How do you know how many calories you should be eating per day?
The Short Answer (The Long Answer is below)
*I am not a health professional. Use common sense. If you have a health condition, please consult your doctor.
Estimate how many calories you need in order to remain the same weight.
In order to lose weight you will need to eat fewer calories than you burn. You can start at a 20% deficit. Take the amount of calories you need to remain the same weight and multiply it by .8 to get how many you should eat in a deficit. Monitor your weight loss and overall health, and adjust as necessary until you hit your goal.
In order to build muscle you will need to eat more calories than you burn and you will need to do resistance training. Take the calories you need to remain the same weight and multiply that by 1.2. This puts you in a 20% surplus. Monitor your weight and overall health, and adjust as necessary until you reach your goal.
The Long Answer
First, we need an estimate of your TDEE (Total Daily Energy Expenditure). This is how many calories you need to eat per day to remain the same weight. The best way to do this is to accurately track your calories and weight. There are a bunch of TDEE calculators available online. Of course, none of them will be as accurate as you tracking your intake. If you don’t know for now, don’t sweat it. Most of us aren’t.
A good way to figure it out is the Katch-McArdle Equation. This estimates your Basal Metabolic Rate based on how much lean tissue you have. Basal Metabolic Rate (BMR) is the number of calories your body would burn if you did absolutely nothing all day long but lay on your couch. Lean Body Mass (LBM) is weight minus body fat. We take this number and apply a multiplier to account for how active you are to determine your Total Daily Energy Expenditure (TDEE).
BMR = 370 + (21.6 x LBM in kg)
LBM = weight in kg x (1 – (body fat percentage as a decimal))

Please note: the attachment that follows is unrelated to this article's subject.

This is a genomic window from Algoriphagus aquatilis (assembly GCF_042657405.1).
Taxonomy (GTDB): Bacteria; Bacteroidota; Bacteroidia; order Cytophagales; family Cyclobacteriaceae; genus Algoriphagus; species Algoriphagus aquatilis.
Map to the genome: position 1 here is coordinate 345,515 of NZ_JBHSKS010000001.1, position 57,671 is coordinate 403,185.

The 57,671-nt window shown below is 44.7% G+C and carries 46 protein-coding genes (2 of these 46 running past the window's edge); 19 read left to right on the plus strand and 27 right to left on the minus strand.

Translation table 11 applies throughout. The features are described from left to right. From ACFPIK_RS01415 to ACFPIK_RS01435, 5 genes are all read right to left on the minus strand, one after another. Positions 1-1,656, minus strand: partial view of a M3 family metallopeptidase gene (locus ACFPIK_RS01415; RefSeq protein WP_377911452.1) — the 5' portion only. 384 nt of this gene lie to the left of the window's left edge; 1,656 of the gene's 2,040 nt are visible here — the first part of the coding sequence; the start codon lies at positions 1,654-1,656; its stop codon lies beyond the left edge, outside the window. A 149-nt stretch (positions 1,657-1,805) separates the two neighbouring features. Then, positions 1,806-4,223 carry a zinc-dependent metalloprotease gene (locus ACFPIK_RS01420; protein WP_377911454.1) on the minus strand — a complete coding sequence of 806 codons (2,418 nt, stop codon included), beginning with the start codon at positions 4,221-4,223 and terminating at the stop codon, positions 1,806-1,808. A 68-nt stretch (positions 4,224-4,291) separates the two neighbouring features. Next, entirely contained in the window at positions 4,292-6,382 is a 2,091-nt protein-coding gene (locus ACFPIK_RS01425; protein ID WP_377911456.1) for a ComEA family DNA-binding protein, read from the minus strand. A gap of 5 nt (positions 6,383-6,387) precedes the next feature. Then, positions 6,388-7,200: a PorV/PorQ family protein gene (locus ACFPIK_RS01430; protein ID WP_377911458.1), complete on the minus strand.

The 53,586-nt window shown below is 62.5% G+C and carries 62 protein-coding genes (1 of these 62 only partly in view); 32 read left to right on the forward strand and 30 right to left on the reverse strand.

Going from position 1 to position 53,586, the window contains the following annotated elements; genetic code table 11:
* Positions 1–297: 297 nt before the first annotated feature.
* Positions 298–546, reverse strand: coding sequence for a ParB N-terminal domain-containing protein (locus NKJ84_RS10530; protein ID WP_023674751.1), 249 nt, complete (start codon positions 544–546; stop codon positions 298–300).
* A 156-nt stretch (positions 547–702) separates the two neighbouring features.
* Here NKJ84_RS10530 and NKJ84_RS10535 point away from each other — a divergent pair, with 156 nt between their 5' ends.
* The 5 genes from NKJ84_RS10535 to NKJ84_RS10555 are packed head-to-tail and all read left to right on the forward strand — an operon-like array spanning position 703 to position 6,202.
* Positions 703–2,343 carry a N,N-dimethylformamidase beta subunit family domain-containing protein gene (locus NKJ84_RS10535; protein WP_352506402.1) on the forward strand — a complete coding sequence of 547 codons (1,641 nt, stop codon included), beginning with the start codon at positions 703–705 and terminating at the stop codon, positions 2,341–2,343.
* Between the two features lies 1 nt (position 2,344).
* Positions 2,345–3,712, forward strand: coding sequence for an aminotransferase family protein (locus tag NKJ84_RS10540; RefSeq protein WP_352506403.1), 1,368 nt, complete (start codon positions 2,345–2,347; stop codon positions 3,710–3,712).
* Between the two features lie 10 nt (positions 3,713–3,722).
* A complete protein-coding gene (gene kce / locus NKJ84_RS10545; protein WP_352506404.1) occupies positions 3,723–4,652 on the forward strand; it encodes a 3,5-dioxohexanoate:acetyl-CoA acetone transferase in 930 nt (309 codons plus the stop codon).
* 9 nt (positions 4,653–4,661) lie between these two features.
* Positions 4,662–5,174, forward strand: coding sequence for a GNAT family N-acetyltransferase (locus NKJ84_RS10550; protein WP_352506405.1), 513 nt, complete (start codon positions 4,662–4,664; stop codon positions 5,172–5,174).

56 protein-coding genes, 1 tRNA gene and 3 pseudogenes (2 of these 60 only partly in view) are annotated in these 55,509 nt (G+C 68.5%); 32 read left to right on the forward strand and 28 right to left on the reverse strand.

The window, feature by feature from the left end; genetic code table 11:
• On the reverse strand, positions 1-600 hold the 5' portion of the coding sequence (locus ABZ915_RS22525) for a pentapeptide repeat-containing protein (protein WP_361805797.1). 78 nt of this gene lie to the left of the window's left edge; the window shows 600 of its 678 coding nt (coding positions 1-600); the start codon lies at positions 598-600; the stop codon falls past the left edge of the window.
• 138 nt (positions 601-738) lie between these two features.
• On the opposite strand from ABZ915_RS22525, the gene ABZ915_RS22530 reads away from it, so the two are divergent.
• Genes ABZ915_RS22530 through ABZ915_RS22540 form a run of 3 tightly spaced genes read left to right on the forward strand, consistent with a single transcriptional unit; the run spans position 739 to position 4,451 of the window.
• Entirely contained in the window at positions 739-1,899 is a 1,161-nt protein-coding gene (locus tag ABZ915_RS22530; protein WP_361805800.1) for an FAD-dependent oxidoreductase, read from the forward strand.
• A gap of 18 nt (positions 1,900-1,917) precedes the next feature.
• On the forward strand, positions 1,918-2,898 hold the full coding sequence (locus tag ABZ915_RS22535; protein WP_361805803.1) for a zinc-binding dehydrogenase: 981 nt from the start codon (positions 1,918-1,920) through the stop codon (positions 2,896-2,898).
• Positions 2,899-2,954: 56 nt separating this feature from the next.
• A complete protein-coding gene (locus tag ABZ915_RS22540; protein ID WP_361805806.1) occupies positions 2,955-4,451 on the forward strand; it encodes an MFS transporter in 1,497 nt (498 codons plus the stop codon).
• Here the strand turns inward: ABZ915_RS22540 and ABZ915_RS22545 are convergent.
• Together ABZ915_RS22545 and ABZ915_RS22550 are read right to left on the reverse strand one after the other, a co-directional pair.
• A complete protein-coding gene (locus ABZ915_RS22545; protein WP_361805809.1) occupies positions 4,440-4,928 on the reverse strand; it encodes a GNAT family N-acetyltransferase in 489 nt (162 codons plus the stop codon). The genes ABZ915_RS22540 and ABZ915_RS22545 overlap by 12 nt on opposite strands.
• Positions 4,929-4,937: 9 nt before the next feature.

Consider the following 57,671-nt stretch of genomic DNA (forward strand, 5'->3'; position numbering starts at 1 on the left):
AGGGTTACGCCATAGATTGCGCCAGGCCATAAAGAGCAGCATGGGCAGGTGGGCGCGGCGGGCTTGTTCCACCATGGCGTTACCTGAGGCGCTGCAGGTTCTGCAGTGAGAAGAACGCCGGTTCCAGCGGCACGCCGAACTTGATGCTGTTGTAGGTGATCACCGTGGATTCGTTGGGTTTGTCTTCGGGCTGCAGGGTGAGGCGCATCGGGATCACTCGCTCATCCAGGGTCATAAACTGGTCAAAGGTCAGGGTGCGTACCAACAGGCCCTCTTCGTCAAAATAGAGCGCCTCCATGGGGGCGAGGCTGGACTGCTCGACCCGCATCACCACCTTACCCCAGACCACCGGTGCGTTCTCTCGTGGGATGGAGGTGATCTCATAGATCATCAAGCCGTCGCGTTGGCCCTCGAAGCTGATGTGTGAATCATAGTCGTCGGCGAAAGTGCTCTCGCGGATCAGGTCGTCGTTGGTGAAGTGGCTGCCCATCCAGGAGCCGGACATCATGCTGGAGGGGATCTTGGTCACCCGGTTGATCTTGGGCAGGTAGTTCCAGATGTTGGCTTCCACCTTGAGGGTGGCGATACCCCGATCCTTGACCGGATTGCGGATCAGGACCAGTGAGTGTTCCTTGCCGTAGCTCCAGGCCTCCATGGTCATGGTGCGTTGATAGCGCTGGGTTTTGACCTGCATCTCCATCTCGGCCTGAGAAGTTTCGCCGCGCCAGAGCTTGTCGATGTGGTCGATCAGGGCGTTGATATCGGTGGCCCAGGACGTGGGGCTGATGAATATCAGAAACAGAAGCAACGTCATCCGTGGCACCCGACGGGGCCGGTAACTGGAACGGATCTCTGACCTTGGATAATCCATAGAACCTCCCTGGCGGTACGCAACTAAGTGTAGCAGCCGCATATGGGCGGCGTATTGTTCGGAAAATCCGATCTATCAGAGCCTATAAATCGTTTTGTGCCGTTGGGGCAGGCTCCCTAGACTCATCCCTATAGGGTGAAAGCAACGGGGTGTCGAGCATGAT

Body fat percentage as a decimal may sound complicated but it isn’t. For instance, for someone who is 20% body fat, that would be expressed as .20. For someone 15%, it would be .15. There’s no way to exactly determine body fat on a living creature, so you’ll have to estimate. Don’t worry, it’s really okay. You can do this by comparing yourself to pictures. (Google is our friend!) It will be an estimate but it should be fairly accurate. There are also calculators to convert lbs. to kg, but if you want to do it yourself, just multiply your weight in lbs. by .45.
Your BMR represents about 55-75% of your TDEE. If you’re less active, it will be on the higher end. If you’re more active, it will be on the lower side.
The activity multiplier will account for this.
If you’re not very active, use 1.3. If you are very active (if your job is physically demanding, such as construction), use 1.7. If you’re in between, use 1.5.
BMR x activity multiplier = TDEE
Keep in mind that TDEE is an estimate. Tracking your weight, measuring your waist, noting how your clothes fit and how you appear in the mirror will let you know how well things are going. Track your progress and adherence and make adjustments over time. Adjusting in small increments (100 calories) will help you hone in on the right numbers for you with greater precision.
Now that we know this, I have a very important question for you:
What is your goal?
Are you trying to lose fat? Build muscle?